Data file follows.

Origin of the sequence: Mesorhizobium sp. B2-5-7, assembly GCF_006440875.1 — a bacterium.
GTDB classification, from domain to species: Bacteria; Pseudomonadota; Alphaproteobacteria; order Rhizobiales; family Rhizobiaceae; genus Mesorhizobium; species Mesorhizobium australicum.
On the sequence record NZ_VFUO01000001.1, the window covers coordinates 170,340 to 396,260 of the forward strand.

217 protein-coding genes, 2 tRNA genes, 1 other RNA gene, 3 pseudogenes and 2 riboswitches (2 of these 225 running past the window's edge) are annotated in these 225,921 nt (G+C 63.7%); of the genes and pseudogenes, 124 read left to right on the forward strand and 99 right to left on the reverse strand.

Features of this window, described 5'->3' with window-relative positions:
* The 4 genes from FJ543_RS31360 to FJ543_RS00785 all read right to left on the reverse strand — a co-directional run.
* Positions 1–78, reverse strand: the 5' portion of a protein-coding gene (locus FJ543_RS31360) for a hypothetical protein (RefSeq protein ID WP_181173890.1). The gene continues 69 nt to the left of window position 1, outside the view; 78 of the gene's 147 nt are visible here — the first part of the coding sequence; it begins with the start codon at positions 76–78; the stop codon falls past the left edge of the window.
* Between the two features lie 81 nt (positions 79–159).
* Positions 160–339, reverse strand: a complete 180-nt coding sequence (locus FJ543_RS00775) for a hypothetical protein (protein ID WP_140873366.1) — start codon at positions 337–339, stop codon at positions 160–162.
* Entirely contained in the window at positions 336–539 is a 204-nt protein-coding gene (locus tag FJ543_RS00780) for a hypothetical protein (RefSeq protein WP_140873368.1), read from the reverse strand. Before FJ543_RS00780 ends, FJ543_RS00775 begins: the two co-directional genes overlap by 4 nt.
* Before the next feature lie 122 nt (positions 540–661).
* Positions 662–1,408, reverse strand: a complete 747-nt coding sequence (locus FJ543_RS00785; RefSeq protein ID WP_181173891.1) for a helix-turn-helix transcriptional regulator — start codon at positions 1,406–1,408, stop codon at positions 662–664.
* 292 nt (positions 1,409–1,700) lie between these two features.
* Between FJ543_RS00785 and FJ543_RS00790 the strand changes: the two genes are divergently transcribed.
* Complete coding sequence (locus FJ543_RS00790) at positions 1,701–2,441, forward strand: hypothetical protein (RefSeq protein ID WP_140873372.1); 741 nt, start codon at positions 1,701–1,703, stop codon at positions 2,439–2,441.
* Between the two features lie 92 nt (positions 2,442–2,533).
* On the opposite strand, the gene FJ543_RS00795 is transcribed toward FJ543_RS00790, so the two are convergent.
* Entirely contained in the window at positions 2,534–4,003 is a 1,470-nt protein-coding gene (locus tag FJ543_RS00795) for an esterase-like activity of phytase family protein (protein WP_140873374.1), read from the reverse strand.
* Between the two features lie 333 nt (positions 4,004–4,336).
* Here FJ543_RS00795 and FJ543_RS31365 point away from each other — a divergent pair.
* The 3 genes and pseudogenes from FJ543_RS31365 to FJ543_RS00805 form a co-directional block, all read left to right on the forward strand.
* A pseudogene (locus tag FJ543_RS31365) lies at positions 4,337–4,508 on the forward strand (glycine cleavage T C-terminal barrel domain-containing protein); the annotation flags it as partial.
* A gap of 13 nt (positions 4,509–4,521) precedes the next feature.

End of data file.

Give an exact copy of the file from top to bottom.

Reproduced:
Origin of the sequence: Mesorhizobium sp. B2-5-7, assembly GCF_006440875.1 — a bacterium.
GTDB classification, from domain to species: Bacteria; Pseudomonadota; Alphaproteobacteria; order Rhizobiales; family Rhizobiaceae; genus Mesorhizobium; species Mesorhizobium australicum.
On the sequence record NZ_VFUO01000001.1, the window covers coordinates 170,340 to 396,260 of the forward strand.

217 protein-coding genes, 2 tRNA genes, 1 other RNA gene, 3 pseudogenes and 2 riboswitches (2 of these 225 running past the window's edge) are annotated in these 225,921 nt (G+C 63.7%); of the genes and pseudogenes, 124 read left to right on the forward strand and 99 right to left on the reverse strand.

Features of this window, described 5'->3' with window-relative positions:
* The 4 genes from FJ543_RS31360 to FJ543_RS00785 all read right to left on the reverse strand — a co-directional run.
* Positions 1–78, reverse strand: the 5' portion of a protein-coding gene (locus FJ543_RS31360) for a hypothetical protein (RefSeq protein ID WP_181173890.1). The gene continues 69 nt to the left of window position 1, outside the view; 78 of the gene's 147 nt are visible here — the first part of the coding sequence; it begins with the start codon at positions 76–78; the stop codon falls past the left edge of the window.
* Between the two features lie 81 nt (positions 79–159).
* Positions 160–339, reverse strand: a complete 180-nt coding sequence (locus FJ543_RS00775) for a hypothetical protein (protein ID WP_140873366.1) — start codon at positions 337–339, stop codon at positions 160–162.
* Entirely contained in the window at positions 336–539 is a 204-nt protein-coding gene (locus tag FJ543_RS00780) for a hypothetical protein (RefSeq protein WP_140873368.1), read from the reverse strand. Before FJ543_RS00780 ends, FJ543_RS00775 begins: the two co-directional genes overlap by 4 nt.
* Before the next feature lie 122 nt (positions 540–661).
* Positions 662–1,408, reverse strand: a complete 747-nt coding sequence (locus FJ543_RS00785; RefSeq protein ID WP_181173891.1) for a helix-turn-helix transcriptional regulator — start codon at positions 1,406–1,408, stop codon at positions 662–664.
* 292 nt (positions 1,409–1,700) lie between these two features.
* Between FJ543_RS00785 and FJ543_RS00790 the strand changes: the two genes are divergently transcribed.
* Complete coding sequence (locus FJ543_RS00790) at positions 1,701–2,441, forward strand: hypothetical protein (RefSeq protein ID WP_140873372.1); 741 nt, start codon at positions 1,701–1,703, stop codon at positions 2,439–2,441.
* Between the two features lie 92 nt (positions 2,442–2,533).
* On the opposite strand, the gene FJ543_RS00795 is transcribed toward FJ543_RS00790, so the two are convergent.
* Entirely contained in the window at positions 2,534–4,003 is a 1,470-nt protein-coding gene (locus tag FJ543_RS00795) for an esterase-like activity of phytase family protein (protein WP_140873374.1), read from the reverse strand.
* Between the two features lie 333 nt (positions 4,004–4,336).
* Here FJ543_RS00795 and FJ543_RS31365 point away from each other — a divergent pair.
* The 3 genes and pseudogenes from FJ543_RS31365 to FJ543_RS00805 form a co-directional block, all read left to right on the forward strand.
* A pseudogene (locus tag FJ543_RS31365) lies at positions 4,337–4,508 on the forward strand (glycine cleavage T C-terminal barrel domain-containing protein); the annotation flags it as partial.
* A gap of 13 nt (positions 4,509–4,521) precedes the next feature.